Native advertising, ads placed in the main content column of an email, had the least effect on attrition and disengagement while 3rd party list rentals increased the probability of a subscriber opting-out or ignoring future messages by over 700%. More importantly, despite the high returns of list rentals, they created dire deliverability issues to future email sent. Contrary to common publisher misconception, however, all post-click email monetization tactics (interstitials, videos, display ads, etc.) that leveraged a subscriber’s encrypted email address for targeting purposes, had very little to no effect on list attrition or disengagement.  In other words, publishers who don’t leverage subscriber email addresses for post-click targeting and monetization purposes are leaving low risk to no risk money on the table.

 

Use This Graphic for FREE on Your Site!

You may use the infographic above on your website, however, the license we grant to you requires that you properly and correctly attribute the work to us with a link back to our website by using the following embed code.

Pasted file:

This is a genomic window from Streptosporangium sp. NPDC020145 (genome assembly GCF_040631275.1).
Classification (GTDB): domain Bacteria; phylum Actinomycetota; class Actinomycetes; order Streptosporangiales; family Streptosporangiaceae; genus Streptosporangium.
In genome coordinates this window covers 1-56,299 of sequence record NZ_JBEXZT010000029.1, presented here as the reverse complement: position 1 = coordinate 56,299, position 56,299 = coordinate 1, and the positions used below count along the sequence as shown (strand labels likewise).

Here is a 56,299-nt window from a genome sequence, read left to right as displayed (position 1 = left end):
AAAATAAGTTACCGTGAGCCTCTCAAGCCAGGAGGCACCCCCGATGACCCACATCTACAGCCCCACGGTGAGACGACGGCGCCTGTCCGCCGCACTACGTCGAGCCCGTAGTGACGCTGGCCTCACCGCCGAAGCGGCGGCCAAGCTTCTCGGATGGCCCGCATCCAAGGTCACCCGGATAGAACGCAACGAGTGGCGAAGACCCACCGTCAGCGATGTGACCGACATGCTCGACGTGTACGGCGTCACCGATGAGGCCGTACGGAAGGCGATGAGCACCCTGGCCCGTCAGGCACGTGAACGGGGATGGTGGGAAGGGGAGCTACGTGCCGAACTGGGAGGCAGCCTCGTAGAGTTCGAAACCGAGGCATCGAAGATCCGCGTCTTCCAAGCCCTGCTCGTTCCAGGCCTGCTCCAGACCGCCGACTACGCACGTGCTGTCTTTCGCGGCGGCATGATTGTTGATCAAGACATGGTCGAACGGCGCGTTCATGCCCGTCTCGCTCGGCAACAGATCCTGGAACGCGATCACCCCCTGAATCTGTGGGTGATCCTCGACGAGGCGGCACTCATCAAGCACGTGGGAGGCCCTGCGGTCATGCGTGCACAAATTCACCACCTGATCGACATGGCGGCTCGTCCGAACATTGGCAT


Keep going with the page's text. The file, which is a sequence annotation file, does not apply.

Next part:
Embed Code

<div>
<a href="/images/easyblog_images/63/Newsletter-Monetization-Curve.png" target=
"_blank"><img src="/images/easyblog_images/63/Newsletter-Monetization-Curve.png" alt=
"infographic" width="430" /><br />
Click to Enlarge</a><br />
Via <a href="/blog/entry/354-infographic-post-click-email-monetization-study">Gold Lasso, Subscriber Engagement &amp; Monetization Systems</a>
</div>

Infographic Thumbnail

newsletter-monetization-infographic-thumbnail

Continue reading
  17295 Hits

Visit Us at LeadsCon 2013 Las Vegas

RegReady will be attending the LeadsCon Conference from March 13-20 at the Mirage Hotel & Casino in Las Vegas.  We will be at booth #438 in the exhibit hall where you can meet the great folks behind the company and play with our magic candy machine (always a hit!).  We look forward to meeting you.

About LeadsCon

Founded in 2007, LeadsCon showcases the best people and companies in vertical media media and engagement advertising. 5000+ people rely each year on LeadsCon for unparalleled insights and access to marketing leaders.

 

Continue reading
  3513 Hits

Using Co-Registration to Build Your Email Database

As published in Chief Marketer

The proliferation of digital marketing has created an avalanche of noise, forcing consumers to find new and innovative ways to filter them. To combat this, many digital marketing pundits have strongly encouraged the use of permission-based marketing where prospects and customers have specifically requested to start a relationship with a company.  In an era where trust is paramount and consumer attention elusive, this advice is solid. Unfortunately, this advice fails to answer a simple question that has been dogging marketers for years: how do you obtain and scale the acquisition of consumer permission in the first place?